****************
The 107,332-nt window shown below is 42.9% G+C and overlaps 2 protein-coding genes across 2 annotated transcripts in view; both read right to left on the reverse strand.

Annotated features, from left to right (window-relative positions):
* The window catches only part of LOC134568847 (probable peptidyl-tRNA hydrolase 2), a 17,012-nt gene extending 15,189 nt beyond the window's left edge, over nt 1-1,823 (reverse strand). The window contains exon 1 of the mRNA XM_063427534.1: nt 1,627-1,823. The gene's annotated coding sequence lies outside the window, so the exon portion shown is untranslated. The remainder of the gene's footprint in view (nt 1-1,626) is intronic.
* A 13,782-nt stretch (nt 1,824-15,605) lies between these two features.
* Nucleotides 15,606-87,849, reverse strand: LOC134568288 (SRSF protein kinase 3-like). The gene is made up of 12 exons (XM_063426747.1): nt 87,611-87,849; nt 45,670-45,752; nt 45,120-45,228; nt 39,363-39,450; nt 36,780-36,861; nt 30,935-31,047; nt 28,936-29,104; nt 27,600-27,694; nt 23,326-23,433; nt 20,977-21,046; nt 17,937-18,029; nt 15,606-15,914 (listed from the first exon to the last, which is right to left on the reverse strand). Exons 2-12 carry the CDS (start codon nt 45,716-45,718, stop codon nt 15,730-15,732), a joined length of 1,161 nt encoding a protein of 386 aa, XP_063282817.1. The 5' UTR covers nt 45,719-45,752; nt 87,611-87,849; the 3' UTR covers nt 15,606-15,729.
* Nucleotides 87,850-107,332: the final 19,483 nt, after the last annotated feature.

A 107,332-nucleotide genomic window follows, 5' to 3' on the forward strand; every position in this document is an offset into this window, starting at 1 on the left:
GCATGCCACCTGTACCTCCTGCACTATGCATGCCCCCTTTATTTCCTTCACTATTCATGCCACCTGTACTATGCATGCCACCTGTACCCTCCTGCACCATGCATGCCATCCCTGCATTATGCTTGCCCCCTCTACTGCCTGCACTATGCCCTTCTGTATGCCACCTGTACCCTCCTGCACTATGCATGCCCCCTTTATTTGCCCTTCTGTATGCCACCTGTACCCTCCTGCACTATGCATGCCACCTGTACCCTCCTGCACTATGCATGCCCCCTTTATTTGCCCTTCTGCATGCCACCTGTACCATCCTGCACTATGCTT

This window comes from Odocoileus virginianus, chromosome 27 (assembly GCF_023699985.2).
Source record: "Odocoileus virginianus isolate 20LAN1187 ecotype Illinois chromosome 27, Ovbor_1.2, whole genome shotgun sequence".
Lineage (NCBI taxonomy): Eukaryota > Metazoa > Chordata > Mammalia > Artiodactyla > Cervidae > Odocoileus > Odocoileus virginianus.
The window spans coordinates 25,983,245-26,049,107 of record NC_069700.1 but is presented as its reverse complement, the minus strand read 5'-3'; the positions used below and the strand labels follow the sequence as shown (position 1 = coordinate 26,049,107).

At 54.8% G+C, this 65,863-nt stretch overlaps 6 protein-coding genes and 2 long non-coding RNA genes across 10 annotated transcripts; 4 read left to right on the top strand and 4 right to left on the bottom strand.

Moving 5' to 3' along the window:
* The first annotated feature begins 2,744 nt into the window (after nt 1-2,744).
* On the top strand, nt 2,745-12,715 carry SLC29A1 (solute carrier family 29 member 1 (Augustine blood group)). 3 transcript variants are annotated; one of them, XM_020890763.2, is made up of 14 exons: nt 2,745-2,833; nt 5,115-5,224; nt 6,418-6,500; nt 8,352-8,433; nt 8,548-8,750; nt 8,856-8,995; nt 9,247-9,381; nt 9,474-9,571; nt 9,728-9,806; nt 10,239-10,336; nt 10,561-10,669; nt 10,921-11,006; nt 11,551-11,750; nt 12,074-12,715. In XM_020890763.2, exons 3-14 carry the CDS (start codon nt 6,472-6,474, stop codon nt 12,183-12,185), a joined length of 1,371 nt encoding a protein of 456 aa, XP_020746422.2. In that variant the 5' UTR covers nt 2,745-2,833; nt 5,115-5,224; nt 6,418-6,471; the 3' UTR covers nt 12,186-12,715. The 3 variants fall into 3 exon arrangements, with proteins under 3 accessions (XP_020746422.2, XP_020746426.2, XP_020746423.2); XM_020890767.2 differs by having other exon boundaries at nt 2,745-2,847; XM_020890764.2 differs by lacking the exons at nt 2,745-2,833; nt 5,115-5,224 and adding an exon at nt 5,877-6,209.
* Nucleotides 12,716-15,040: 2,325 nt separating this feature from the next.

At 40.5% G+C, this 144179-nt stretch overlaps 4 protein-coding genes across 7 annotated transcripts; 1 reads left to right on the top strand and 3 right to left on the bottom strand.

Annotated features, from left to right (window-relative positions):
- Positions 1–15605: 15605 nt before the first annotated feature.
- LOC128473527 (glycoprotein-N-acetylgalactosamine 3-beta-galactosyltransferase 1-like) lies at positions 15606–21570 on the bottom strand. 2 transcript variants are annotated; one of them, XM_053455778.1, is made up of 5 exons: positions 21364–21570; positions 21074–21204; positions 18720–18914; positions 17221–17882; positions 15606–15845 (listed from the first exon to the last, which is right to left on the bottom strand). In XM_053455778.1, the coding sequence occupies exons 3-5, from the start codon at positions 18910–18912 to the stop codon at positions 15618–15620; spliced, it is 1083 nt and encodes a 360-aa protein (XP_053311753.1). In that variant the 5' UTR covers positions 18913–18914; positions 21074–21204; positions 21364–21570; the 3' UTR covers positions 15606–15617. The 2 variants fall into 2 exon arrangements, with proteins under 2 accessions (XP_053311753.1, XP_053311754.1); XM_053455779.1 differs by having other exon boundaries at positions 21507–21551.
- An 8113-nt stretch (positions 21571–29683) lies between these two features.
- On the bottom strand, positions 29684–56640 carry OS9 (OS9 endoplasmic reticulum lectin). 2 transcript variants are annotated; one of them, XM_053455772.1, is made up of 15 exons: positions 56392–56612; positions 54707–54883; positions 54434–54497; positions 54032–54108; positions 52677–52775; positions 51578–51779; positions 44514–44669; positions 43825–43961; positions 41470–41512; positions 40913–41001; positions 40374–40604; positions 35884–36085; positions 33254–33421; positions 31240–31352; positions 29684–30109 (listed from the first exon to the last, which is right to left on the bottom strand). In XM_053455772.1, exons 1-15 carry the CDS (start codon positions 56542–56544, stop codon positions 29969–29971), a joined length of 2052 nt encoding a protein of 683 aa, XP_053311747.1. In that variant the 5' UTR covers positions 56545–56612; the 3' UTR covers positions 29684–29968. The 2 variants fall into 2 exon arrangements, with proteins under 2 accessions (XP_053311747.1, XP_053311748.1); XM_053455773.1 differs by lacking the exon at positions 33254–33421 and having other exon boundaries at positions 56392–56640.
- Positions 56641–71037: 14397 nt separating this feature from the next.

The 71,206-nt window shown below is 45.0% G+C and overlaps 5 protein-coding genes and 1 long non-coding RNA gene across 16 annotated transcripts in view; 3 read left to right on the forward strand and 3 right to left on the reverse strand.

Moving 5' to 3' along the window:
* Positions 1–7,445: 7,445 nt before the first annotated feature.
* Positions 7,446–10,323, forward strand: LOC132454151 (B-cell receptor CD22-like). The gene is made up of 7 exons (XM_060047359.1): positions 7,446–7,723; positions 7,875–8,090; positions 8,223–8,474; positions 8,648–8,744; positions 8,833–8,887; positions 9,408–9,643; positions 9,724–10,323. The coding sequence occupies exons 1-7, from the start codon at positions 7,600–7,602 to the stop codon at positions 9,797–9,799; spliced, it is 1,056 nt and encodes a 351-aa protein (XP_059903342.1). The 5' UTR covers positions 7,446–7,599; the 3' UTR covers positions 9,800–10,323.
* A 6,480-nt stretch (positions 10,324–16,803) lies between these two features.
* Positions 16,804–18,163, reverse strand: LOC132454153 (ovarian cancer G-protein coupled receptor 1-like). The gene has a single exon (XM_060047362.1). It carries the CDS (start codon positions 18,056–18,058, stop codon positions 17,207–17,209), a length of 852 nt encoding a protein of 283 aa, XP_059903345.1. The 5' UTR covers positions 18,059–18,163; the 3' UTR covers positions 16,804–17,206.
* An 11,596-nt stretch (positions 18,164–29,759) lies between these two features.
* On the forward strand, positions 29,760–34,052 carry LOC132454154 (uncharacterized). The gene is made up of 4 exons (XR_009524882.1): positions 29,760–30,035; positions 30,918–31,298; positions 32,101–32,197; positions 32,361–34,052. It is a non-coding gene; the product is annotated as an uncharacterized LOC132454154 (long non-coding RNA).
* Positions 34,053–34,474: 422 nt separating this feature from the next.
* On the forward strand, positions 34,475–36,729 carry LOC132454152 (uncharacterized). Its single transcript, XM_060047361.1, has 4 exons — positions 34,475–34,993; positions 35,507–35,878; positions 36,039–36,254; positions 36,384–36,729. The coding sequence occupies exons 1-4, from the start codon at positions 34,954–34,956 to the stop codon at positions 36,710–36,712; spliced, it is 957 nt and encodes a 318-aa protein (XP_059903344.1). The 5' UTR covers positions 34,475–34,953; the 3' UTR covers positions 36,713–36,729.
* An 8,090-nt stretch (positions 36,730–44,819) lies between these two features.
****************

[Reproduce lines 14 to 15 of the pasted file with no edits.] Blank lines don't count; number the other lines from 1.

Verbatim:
Moving 5' to 3' along the window:
* The first annotated feature begins 2,744 nt into the window (after nt 1-2,744).